One night, the billionaire Marvin Davis decided to invite Carson and Sinatra and me with all the wives to a restaurant—it was a joke.  I was seated in the middle, next to Marvin Davis, who was hysterical, because Frank and Johnny were never easy in conversation with each other.  Marvin would say to me, “Say something! Get them talking!” I was like an interpreter. I’d say, “Johnny, Frank wants to say hello.” They were staring at each other.

Then Marvin would apologize to them and say, “I can’t understand why Rickles keeps bothering you guys!  Why does he do that?” He thought that was funny.

Here’s bonus material from the interview with Rickles:

I make no secret that I was a mother’s boy, which always throws people.  I say every night at the end of my act: “As long as you live, never forget your mother because she’ll never forget you.”

My mother was the Jewish Patton. She was very strong-willed with a voice that grabbed you, just booming! She would walk into a room and take over:  “HOW ARE YOU, MY DARLINGS!” I’d wind up under the couch, cringing and hiding like a dog. I was basically shy, and probably still am. I defy the actor who says he wasn’t shy when he was a kid; that’s why they become actors.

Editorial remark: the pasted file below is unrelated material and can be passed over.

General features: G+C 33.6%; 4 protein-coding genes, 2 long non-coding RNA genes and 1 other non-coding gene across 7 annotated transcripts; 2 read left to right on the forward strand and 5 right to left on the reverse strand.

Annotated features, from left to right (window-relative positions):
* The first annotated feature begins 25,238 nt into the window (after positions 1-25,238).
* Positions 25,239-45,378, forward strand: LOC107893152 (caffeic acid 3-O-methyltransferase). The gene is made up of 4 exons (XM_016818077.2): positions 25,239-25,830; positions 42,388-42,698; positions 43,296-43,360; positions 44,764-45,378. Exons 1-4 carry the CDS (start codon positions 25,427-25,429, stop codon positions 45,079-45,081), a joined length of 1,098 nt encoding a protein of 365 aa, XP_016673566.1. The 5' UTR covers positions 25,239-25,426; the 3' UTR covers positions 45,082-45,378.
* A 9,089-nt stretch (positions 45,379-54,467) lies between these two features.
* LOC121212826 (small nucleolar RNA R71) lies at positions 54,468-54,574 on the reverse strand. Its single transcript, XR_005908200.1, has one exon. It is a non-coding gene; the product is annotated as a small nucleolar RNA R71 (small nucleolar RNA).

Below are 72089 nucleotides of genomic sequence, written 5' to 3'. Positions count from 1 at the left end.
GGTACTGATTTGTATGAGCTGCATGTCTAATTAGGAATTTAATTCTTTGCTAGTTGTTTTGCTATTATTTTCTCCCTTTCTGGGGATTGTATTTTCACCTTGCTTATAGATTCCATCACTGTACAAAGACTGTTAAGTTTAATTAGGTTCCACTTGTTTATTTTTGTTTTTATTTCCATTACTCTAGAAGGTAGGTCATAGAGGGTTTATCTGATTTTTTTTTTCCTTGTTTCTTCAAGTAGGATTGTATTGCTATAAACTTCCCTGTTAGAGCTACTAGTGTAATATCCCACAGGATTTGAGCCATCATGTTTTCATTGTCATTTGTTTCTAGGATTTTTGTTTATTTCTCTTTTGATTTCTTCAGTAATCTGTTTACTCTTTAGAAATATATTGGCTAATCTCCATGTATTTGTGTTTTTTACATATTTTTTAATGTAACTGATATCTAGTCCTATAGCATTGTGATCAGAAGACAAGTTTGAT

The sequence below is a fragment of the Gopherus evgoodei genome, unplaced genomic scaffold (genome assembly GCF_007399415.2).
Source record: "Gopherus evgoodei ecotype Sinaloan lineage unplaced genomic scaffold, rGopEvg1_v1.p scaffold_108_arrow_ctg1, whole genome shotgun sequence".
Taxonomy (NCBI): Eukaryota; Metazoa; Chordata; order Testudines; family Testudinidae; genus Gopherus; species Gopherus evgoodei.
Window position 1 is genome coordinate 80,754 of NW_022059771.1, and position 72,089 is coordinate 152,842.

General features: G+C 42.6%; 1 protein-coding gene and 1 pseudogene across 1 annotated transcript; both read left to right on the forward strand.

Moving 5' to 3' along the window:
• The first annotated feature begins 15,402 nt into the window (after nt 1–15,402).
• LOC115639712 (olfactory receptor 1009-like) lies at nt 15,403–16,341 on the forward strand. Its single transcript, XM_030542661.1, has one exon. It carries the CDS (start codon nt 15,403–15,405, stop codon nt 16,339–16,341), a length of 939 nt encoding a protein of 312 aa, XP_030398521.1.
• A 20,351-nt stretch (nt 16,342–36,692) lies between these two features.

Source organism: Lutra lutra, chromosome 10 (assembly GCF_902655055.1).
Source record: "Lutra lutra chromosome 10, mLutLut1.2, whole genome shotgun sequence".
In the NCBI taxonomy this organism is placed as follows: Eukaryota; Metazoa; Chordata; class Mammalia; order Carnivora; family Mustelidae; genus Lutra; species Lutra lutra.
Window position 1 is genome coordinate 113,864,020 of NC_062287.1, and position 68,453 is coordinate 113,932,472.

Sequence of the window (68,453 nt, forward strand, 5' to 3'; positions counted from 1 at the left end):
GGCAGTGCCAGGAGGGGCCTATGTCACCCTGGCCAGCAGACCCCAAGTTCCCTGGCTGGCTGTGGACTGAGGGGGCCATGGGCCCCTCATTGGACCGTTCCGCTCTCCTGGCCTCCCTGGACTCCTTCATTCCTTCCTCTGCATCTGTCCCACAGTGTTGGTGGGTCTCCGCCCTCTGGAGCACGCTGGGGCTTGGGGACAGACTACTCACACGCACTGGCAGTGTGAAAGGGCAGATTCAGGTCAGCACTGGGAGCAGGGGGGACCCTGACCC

I would be hiding behind a wall, but my mom, by being herself, made it so I could come out and be who I am. She gave me that strength. And she lived through me. She was a performer through me and gave me the praise—which she gave to others, too.  Sometimes too generously, I thought maybe subconsciously. Shecky Greene was my competitor.

My mother drove me crazy because she’d say, “I love Shecky! Shecky is so great! Shecky is so funny.” I said, “Ma, I’m a comedian, too.” She said, “Yeah, but you have love; he doesn’t have it.  He doesn’t have a family.” That was her big thing. And he loved my mother. But all the time: “Shecky killed them last night.” She felt that he needed that more than me.

Bill Zehme is Antenna TV’s resident Carson expert and longtime biographer (his “Carson the Magnificent” major biography is still-in-the-works for Simon & Schuster).